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Posted on Wed, Jan 30, 2013 : 5:58 a.m.

Seeking out Washtenaw County's homeless for census leads workers to bridges, woods, parking lots

By Amy Biolchini


A homeless camp underneath a bridge Tuesday on the north side of Ann Arbor.

Amy Biolchini |

“Hello? Is anybody here?” called out Sara Silvennoinen, who works with the Project Outreach Team of Washtenaw County’s Community Support and Treatment Services.

Silvennoinen’s calls fell on a set of tents tucked underneath a bridge, next to a set of railroad tracks and next to a busy corridor on the north side of Ann Arbor.

She was met with silence and the sound of cars crossing the bridge overhead.

About 10:30 a.m. Tuesday the tents were empty, but fresh footprints on a snowy well-worn path to the roadway indicated signs of life.

The tents are about 100 feet from the roadway. All are out of sight from the rushing traffic nearby.

Several hundred yards to the west is a similar sight: Four tents sit under a nearby bridge; also empty. Their inhabitants had likely left early in the morning to go into town, Silvennoinen said.

Silvennoinen was a part of a team of social service workers who combed Washtenaw County Tuesday to seek out homeless individuals for a census.

Every year the county conducts a census of individuals in the shelter system, Steiner said. Every two years the census includes homeless individuals not in the shelter system, as is the case this year.

In 2011, the census identified 714 individuals who were living in a shelter or place not meant for human habitation; 160 of those were children and 15 were unaccompanied youth.

Contrary to popular belief, about 92 percent of those polled in the census are Washtenaw County residents, said Julie Steiner, executive director of the Washtenaw Housing Alliance.

How can I get into shelter?

Homeless families in Washtenaw County will be assessed for shelter by calling the Housing Access Line at 734-961-1999 Monday through Friday, 8:30 a.m.-5 p.m.

The data will be used to determine the characteristics of those that are homeless in the county, and if services are tailored to correctly address the situation.

The census also provides workers with a way to engage with some newly-homeless people and connect them to services.

The census is conducted in January because homeless people are less transient in the cold months, said John Loring, director of adult mental illness services for Community Support and Treatment Services.

In smaller communities like Manchester and Dexter, Loring said homeless individuals tend to find places to stay with friends or family.

Though some homeless individuals frequent free meal offerings at area churches, other individuals choose not to make use of the service — and so the social workers had to go to them.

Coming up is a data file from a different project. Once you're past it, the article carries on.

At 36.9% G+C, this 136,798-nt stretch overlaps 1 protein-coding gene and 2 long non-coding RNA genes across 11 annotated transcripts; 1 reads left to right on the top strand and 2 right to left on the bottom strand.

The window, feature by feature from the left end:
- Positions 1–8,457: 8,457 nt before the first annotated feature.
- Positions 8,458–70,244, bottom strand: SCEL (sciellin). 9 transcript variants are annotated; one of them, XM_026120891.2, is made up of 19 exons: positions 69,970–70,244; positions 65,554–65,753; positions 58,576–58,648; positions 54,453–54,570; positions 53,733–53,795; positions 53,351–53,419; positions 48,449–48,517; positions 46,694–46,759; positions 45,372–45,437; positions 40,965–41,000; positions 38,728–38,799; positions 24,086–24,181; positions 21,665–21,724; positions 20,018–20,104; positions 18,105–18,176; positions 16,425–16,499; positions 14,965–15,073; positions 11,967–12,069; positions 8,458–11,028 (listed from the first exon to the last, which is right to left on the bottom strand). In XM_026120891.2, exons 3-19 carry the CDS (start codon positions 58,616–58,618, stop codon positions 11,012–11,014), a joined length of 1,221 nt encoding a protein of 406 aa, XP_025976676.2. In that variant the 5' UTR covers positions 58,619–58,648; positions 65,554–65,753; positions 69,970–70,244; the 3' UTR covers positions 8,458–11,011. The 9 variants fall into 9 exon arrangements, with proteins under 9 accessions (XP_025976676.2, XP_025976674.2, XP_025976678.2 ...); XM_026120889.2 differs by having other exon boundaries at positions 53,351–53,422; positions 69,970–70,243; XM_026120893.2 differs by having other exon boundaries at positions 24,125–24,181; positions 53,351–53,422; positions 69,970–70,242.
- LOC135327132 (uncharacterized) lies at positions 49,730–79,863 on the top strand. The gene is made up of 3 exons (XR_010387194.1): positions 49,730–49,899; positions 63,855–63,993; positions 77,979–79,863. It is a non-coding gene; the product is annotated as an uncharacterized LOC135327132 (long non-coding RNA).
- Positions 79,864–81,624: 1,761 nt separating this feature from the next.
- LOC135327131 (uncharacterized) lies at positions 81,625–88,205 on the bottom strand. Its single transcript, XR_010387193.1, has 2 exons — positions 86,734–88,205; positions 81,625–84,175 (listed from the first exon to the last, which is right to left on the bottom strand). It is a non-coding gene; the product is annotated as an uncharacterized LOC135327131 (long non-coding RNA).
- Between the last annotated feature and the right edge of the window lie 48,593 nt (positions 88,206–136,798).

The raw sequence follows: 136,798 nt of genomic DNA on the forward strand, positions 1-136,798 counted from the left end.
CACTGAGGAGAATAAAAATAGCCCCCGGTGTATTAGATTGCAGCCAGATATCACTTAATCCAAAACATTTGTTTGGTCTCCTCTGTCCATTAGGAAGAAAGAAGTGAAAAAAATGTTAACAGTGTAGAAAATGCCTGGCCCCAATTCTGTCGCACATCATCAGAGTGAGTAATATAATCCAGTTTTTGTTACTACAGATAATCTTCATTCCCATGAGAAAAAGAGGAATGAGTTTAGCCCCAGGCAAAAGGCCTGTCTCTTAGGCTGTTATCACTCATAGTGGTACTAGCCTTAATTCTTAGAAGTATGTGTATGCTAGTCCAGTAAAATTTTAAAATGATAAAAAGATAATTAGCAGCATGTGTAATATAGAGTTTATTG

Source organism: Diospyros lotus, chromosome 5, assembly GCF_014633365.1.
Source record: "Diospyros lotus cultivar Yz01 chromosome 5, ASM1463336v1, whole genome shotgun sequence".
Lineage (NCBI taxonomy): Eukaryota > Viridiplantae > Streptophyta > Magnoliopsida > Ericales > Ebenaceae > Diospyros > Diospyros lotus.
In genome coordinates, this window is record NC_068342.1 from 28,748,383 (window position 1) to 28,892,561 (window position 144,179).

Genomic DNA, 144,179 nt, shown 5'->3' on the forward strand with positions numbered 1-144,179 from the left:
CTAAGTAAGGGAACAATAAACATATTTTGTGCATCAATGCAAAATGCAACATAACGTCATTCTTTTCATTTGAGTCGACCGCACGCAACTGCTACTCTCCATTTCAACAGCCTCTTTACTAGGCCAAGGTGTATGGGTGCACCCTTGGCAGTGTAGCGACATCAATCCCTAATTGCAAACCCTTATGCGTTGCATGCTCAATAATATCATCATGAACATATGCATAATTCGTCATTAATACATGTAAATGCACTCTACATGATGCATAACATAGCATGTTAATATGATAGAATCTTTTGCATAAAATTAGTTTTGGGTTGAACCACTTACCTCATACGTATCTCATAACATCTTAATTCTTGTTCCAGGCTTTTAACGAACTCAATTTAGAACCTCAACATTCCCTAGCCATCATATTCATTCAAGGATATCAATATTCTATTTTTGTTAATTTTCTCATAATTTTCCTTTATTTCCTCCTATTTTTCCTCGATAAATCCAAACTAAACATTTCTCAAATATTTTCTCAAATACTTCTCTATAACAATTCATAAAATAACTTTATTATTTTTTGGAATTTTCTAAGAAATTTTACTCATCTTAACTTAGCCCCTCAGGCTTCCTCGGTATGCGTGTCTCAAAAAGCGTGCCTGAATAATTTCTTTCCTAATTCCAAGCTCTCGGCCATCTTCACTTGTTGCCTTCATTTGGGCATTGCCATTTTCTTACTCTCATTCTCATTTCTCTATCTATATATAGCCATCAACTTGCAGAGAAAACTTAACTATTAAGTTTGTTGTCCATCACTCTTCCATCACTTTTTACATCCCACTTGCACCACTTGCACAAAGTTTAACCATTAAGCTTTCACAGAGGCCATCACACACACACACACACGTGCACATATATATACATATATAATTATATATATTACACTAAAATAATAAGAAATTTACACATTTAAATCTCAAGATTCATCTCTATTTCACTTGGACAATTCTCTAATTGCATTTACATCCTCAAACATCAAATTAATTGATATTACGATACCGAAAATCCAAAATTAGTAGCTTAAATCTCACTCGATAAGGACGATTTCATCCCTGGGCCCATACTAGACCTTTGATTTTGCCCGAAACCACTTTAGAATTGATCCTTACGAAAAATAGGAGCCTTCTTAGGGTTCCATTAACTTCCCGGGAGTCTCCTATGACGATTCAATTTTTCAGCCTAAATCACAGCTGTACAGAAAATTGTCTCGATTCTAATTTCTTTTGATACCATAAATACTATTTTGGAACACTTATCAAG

Silvennoinen’s team set out at 6 a.m. Tuesday and started with rest stops along major highways, park-and-ride lots and parking lots of big box stores.

They found several individuals sleeping in their cars at each location, she said.

Next they looked underneath bridges and overpasses, in wooded lots, outside of party stores, in public libraries and in parking structures.

It’s not difficult to find hidden spots where homeless people seek shelter, Silvennoinen said. Her car has a trunk full of sleeping bags, hats, scarves, gloves and coats to hand out if needed.

Many people who make their own shelter in the woods or in overpasses want to be alone and avoid the help of social service agencies, Steiner said. Some have mental health issues and substance abuse issues, she said.

Silvennoinen said she knows most of the people living outdoors, as her team makes routine visits to locations across the county where they know homeless people commonly are found.

Building trust between the social worker and homeless individuals is the most important part, Silvennoinen said.

For months she only was able to say “hello” to a homeless woman before the woman felt comfortable enough to engage in a conversation, Silvennoinen said.

The social workers are stringent in their policy to keep their interactions with homeless people consistent in order to create a stable relationship.

Trust is what gets people housed, Silvennoinen said.

The census asks homeless individuals to give, at the minimum, the first two letters of their first and last name, as well as their homeless status. The census also asks if they’re the head of the household, if they’re living with others, their gender, date of birth, length of homelessness and if they consider themselves to have a long-term disability.

Organizations assisting in the census include Ozone House, Shelter Association, Michigan Ability Partners, Home of New Vision, the Homeless Veterans Program of the VA Medical Center, the Ann Arbor Police Department and the Washtenaw County Sheriff's Office.